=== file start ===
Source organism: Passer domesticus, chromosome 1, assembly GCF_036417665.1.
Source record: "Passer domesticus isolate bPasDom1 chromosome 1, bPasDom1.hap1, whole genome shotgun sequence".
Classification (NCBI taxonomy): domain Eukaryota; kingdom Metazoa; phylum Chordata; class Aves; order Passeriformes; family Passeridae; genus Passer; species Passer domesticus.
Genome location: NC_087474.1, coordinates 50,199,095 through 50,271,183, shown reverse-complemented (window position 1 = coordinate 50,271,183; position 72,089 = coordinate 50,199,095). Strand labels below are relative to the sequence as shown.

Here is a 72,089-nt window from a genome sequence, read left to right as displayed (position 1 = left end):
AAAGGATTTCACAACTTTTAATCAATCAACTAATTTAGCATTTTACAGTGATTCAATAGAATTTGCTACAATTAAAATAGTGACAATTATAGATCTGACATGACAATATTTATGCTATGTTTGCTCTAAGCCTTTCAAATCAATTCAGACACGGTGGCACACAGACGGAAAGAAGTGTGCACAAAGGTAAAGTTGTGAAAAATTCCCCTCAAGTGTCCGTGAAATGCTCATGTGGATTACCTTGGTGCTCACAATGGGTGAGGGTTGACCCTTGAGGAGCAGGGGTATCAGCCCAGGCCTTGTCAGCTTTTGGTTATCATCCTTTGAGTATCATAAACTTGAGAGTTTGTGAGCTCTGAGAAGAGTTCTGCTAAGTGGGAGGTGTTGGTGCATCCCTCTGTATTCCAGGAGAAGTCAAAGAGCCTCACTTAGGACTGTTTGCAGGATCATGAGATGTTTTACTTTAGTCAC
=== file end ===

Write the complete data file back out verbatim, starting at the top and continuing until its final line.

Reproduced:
Source organism: Passer domesticus, chromosome 1, assembly GCF_036417665.1.
Source record: "Passer domesticus isolate bPasDom1 chromosome 1, bPasDom1.hap1, whole genome shotgun sequence".
Classification (NCBI taxonomy): domain Eukaryota; kingdom Metazoa; phylum Chordata; class Aves; order Passeriformes; family Passeridae; genus Passer; species Passer domesticus.
Genome location: NC_087474.1, coordinates 50,199,095 through 50,271,183, shown reverse-complemented (window position 1 = coordinate 50,271,183; position 72,089 = coordinate 50,199,095). Strand labels below are relative to the sequence as shown.

Here is a 72,089-nt window from a genome sequence, read left to right as displayed (position 1 = left end):
AAAGGATTTCACAACTTTTAATCAATCAACTAATTTAGCATTTTACAGTGATTCAATAGAATTTGCTACAATTAAAATAGTGACAATTATAGATCTGACATGACAATATTTATGCTATGTTTGCTCTAAGCCTTTCAAATCAATTCAGACACGGTGGCACACAGACGGAAAGAAGTGTGCACAAAGGTAAAGTTGTGAAAAATTCCCCTCAAGTGTCCGTGAAATGCTCATGTGGATTACCTTGGTGCTCACAATGGGTGAGGGTTGACCCTTGAGGAGCAGGGGTATCAGCCCAGGCCTTGTCAGCTTTTGGTTATCATCCTTTGAGTATCATAAACTTGAGAGTTTGTGAGCTCTGAGAAGAGTTCTGCTAAGTGGGAGGTGTTGGTGCATCCCTCTGTATTCCAGGAGAAGTCAAAGAGCCTCACTTAGGACTGTTTGCAGGATCATGAGATGTTTTACTTTAGTCAC